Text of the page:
Death of a New York agent

Death of a New York agent


norman lebrecht

February 06, 2017

The Thea Dispeker agency has announced the death of Larry Wasserman, who retired in 2006 after 40 years with the company, the last eight years as its president. Larry was 82.

His artists included Martina Arroyo, Judith Blegen, Barbara Bonney, Faye Robinson, Richard Leech, Håkan Hagegård, D’Anna Fortunato, Wendy White and more…


  • Larry Tucker says:

    Larry was a true gentleman and a wonderful, thoughtful manager.
    During my years at CAMI, we collaborated on a number of projects, and when I left management, I knew that I could count on Larry for an honest appraisal of his artists for the projects I would be calling about. I will miss him as a friend, and already miss him as a colleague

  • DrummerMan says:

    I agree 100% with Mr. Tucker. Larry Wasserman was one of the best in our business, a pleasure to work with and someone who gave equal attention to the very smallest budget organizations as well as the majors. (That is rare in this business.) He had a weekend house just down the road from Tanglewood. Every October he would call me and say: “Why don’t you visit for the weekend? I need someone to rake the leaves.” He’d invite me again in February: “I need someone to shovel the snow.” I will miss him.

  • Robert Moir says:

    Larry Wasserman was one of the first managers I met when I entered this business, and he treated me like an old friend from day one. He was generous, urbane, funny, sincere, sympathetic, and a bottomless well of free-flowing knowledge and honest information about singers and roles. In 1992 the Pittsburgh Symphony with Lorin Maazel presented a concert version of Fidelio at Carnegie Hall. Larry called and tipped me off to some vocal problems recently troubling the bass Maazel had me hire to sing Rocco. Sure enough, when Rocco lost his voice in Act I at Carnegie, Larry’s designated cover was sitting in the audience and went on to sing Act II beautifully. That event added one more to the huge collection of amazing stories he loved to tell. RIP to the self-proclaimed “Prince Charles of the Music Business.” Those who knew him for a long time will understand the reference.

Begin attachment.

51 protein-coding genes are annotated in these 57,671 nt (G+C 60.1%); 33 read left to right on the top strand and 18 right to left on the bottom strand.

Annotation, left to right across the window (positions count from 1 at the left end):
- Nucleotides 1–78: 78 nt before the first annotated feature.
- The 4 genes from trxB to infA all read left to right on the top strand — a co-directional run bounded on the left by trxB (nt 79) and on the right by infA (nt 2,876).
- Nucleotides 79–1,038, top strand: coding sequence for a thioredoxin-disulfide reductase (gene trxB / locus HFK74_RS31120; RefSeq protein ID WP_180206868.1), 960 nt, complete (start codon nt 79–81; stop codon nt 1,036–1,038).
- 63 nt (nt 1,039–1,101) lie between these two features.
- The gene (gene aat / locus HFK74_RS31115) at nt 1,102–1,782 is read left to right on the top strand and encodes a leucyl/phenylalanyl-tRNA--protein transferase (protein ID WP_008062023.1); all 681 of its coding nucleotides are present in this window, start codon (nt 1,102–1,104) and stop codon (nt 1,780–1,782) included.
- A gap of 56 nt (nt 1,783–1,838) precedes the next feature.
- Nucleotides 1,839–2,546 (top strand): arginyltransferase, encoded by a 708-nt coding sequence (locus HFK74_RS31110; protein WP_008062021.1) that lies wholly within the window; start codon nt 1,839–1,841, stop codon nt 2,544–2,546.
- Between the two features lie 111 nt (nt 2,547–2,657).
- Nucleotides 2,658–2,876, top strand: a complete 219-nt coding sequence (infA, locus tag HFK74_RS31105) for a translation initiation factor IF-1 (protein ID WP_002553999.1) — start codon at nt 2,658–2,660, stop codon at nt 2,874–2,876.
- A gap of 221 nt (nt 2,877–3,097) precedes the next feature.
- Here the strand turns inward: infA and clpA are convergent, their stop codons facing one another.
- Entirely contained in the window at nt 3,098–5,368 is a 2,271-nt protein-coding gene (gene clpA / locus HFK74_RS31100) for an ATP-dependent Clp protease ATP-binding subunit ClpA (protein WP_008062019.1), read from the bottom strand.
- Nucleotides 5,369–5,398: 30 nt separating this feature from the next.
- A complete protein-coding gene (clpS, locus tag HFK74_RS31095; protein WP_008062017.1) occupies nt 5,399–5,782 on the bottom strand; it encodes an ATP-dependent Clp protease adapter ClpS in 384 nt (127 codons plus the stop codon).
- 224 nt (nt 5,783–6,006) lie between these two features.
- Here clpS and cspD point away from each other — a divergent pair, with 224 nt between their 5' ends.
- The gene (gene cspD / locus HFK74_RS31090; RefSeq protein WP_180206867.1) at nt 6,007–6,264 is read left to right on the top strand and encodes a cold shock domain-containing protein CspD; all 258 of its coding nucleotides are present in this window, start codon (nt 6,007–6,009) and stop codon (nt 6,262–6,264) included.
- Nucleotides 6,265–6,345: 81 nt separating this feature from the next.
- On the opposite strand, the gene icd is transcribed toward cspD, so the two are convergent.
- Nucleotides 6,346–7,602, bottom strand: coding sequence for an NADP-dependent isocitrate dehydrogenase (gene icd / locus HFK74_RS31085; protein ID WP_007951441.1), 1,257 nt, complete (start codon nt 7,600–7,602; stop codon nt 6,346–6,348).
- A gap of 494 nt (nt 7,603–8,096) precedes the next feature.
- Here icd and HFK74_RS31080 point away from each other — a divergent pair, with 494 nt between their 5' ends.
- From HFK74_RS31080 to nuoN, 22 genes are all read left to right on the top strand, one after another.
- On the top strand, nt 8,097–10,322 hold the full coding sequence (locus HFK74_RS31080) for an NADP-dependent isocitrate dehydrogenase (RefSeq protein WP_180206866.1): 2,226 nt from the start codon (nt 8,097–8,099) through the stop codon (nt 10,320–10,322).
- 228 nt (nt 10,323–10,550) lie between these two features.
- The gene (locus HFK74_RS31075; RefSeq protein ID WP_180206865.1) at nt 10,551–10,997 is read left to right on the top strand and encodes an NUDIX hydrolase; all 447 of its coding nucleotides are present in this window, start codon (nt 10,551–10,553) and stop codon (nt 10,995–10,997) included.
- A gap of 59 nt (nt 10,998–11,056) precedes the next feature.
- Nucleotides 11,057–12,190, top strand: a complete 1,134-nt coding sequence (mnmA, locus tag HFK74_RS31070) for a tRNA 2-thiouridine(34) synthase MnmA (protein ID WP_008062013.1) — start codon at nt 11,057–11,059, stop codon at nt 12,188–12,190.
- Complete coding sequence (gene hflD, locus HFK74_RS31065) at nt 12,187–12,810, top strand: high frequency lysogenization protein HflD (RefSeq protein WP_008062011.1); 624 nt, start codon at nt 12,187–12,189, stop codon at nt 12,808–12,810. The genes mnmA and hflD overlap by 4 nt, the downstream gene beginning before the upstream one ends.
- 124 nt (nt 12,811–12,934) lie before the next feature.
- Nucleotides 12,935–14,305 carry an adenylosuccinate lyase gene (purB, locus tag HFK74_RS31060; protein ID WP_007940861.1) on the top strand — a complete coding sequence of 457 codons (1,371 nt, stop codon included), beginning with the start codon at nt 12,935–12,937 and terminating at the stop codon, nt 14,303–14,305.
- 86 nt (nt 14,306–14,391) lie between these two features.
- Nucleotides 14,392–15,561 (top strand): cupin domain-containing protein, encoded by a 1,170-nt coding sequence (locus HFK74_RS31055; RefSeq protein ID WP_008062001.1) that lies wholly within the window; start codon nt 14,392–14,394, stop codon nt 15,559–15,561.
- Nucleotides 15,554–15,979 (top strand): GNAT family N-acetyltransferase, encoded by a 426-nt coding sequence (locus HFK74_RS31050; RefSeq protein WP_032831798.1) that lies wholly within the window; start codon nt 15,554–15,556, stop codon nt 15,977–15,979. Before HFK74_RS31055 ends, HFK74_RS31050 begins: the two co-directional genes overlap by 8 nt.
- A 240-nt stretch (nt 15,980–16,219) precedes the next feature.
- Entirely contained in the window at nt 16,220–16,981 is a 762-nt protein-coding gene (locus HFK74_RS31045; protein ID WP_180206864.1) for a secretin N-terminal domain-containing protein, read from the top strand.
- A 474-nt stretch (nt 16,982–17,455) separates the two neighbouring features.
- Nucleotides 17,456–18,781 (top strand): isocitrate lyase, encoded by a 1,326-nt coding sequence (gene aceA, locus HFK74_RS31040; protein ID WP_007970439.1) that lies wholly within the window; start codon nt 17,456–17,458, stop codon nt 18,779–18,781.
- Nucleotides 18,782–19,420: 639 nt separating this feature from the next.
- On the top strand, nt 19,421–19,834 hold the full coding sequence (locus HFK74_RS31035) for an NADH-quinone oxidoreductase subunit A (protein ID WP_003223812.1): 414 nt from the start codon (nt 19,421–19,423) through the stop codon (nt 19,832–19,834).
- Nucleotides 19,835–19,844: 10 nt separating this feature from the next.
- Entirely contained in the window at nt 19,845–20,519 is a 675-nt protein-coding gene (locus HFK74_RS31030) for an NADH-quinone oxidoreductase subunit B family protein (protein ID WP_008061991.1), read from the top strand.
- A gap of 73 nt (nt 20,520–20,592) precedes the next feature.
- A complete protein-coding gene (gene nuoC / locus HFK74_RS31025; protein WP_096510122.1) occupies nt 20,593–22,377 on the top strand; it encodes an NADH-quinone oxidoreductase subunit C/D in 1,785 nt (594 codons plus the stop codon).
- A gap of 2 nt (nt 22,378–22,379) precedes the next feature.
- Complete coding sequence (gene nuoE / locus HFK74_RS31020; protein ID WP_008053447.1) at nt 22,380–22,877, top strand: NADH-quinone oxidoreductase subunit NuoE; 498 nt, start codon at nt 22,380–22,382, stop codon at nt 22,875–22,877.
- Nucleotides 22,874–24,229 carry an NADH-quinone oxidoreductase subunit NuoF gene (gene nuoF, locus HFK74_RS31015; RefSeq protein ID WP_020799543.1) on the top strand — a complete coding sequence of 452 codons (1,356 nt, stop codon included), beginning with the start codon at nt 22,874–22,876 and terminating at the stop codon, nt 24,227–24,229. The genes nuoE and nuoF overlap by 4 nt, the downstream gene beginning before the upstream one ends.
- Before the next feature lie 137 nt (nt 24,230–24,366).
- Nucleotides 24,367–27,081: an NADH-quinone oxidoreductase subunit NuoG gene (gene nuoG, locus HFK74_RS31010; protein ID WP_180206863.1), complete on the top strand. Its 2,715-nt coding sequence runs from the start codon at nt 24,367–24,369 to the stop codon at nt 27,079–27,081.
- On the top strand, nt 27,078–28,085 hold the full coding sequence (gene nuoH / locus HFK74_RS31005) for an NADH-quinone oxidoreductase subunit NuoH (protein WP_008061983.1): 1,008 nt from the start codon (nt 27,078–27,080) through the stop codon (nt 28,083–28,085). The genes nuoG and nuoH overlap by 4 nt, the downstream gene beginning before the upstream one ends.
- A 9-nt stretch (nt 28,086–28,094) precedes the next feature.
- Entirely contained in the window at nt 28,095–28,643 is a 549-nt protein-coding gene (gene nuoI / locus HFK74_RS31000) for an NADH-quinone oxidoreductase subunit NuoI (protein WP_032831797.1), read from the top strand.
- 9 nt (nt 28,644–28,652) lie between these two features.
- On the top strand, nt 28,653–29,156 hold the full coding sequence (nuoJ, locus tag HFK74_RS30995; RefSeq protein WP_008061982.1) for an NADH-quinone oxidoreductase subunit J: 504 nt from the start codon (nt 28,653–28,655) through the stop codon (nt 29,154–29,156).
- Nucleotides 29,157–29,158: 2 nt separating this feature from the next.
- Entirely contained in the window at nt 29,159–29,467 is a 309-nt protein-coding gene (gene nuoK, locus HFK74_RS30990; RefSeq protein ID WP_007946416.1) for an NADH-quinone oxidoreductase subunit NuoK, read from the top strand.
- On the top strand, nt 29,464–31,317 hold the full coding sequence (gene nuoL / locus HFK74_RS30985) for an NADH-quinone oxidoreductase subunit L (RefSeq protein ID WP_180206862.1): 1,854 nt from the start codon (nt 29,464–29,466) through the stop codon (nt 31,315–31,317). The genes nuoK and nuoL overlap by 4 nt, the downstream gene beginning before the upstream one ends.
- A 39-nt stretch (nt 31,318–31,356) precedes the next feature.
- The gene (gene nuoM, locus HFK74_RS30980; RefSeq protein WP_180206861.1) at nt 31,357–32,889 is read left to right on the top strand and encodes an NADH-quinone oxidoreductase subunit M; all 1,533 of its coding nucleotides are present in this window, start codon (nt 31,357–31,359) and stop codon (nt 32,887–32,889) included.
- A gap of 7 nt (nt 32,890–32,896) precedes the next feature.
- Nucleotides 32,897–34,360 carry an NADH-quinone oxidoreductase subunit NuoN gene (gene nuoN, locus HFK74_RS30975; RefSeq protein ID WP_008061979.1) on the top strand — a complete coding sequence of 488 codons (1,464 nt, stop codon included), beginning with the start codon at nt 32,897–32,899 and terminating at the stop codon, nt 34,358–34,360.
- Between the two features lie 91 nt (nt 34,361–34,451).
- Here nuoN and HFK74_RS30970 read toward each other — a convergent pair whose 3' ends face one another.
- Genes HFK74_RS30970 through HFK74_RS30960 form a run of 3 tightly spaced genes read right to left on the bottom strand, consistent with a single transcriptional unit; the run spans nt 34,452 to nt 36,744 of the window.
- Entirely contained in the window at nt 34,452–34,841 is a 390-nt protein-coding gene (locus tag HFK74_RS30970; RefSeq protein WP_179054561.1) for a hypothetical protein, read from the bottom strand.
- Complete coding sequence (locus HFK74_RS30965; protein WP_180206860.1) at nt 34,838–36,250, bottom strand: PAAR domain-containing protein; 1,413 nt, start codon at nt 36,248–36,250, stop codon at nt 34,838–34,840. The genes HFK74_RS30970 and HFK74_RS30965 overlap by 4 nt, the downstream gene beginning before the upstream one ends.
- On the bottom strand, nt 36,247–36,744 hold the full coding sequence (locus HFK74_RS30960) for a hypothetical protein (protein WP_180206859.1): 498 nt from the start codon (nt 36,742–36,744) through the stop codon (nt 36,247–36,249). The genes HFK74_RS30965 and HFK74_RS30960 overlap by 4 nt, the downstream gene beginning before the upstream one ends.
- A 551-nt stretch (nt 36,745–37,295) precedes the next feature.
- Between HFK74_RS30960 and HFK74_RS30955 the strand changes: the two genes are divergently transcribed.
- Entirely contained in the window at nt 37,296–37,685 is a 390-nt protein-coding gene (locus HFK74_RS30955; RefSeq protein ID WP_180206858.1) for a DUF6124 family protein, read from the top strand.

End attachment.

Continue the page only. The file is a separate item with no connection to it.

• Tom Parker says:

    Larry was one of the kindest, most generous and most knowledgeable gentlemen I ever knew. During one of my earliest weekend stays at his Tanglewood “manse,” he took me to various shops to pick up pre-ordered soup, bread, entrees and dessert for English friends who would be coming for Sunday brunch. Over the delicious meal, the wife of the visiting couple was ecstatic in her praise of the food, and asked Larry if she could have the recipes. “No,” he said, “but, I will be happy to give you the phone numbers.” He will be missed by all whose paths he crossed.

  • Nick says:

    Cannot agree more with everybody who wrote here. Larry was a real Mensch!! The witty, kind, always helpful. What a loss!! An era is coming to an end, so sad. I knew Larry for years and always enjoyed his hospitality, sense of humor and wonderful feel for artistry, his honesty and optimism.

    He will be greatly missed! New York and the music world at large lost yet another legend!

  • DrummerMan says:

    Re: Bob Moir’s “Prince Charles” reference….when Thea Dispeker finally retired (at around age 90 I think) and sold Larry the business, I sent him this note: “Congratulations. You had the world’s longest apprenticeship!”